ANSI is the primary organization that is responsible for coordinating the activities of all other standard  writing  organizations.   ANSI  primarily  reviews  and  certifies  that  the  standards  are correct.   ANSI has established specific guidelines for the formation of other standard bodies such as ASME and AWS.  Recently, several ANSI piping standards (B31.1, B31.3, B31.4 and B31.8) have been reclassified as ASME documents.

American Society of Mechanical Engineers (ASME)
ASME Codes are among the most widely used in the petrochemical industry and they govern items  such  as  pressure  vessels,  boilers,  and  piping.
          The  following  is  a  list  of  the  ASME Codes
1. ASME Code B31.1
2. ASME Code B31.3
3. ASME Code B31.4
4.  ASME Code B31.8
5.  ASME Boiler and Pressure Vessel Code, Section I
6.  ASME Boiler and Pressure Vessel Code, Section IV
7.  ASME Boiler and Pressure Vessel Code, Section V
8.  ASME Boiler and Pressure Vessel Code, Section VIII

ASME  Code  B31.1- Power  Piping
Pertains  to  the  design,  materials,  fabrication,  test,  and inspection of power and auxiliary piping.   Typical systems include steam, water,  gas,  oil,  and  air  services  that  support  electric  power  generation. 
ASME Code B31.3 - Chemical Plant and Petroleum Refinery Piping
Pertains to the design, materials, fabrication, test, and inspection of chemical piping systems.   Typical applications include on-plot stripping steam, crude oil, acid, caustic, sour water, and cooling systems that are used to refine petroleum products.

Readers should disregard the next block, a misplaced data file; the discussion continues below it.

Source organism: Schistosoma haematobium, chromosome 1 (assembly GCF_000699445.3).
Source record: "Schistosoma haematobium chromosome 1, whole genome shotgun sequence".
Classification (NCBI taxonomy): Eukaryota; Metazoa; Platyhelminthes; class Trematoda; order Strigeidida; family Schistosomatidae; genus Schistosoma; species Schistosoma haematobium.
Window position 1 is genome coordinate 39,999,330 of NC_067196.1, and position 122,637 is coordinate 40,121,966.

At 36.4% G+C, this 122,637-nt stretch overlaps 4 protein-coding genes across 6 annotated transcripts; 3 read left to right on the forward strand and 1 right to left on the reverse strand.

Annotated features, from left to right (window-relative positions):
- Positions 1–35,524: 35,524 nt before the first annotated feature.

ASME  Code  B31.4  -  Liquid  Transportation  Systems  for  Hydrocarbons,  Liquid  Petroleum Gas,  Anhydrous  Ammonia,  and  Alcohols
Pertains  to  the  design,  construction,  inspection, testing,  operation,  and  maintenance  of  liquid  petroleum  and  anhydrous  ammonia  piping systems. Typical   applications   include   off-shore   and   off-plot   cross-country   pipelines, terminals, and tank farms. 
ASME  Code  B31.8  -  Gas  Transmission  and  Distribution  Piping  Systems
Pertains  to  the design,  fabrication,  installation,  inspection,  testing,  and  operation  of  gas  transmission  and distribution systems (including gas pipelines), gas compressor stations, and gas metering and regulating  stations.
ASME Boiler and Pressure Vessel Code, Section I - Power Boilers
Pertains to the design, material  selection,  fabrication,  inspection,  testing,  and  certification  of  power  boilers  that exceed 15 psi for steam service and that exceed 160 psi and/or 250oF for hot water service.
ASME  Boiler  and  Pressure  Vessel  Code,  Section  IV  -  Heating  Boilers
Pertains  to  the design, material selection, fabrication, inspection, testing, and certification of heating boilers that do not exceed 15 psi for steam service or that do not exceed 160 psi and 250oF for hot water  service. 
ASME Boiler and Pressure Vessel Code, Section V - Nondestructive Examination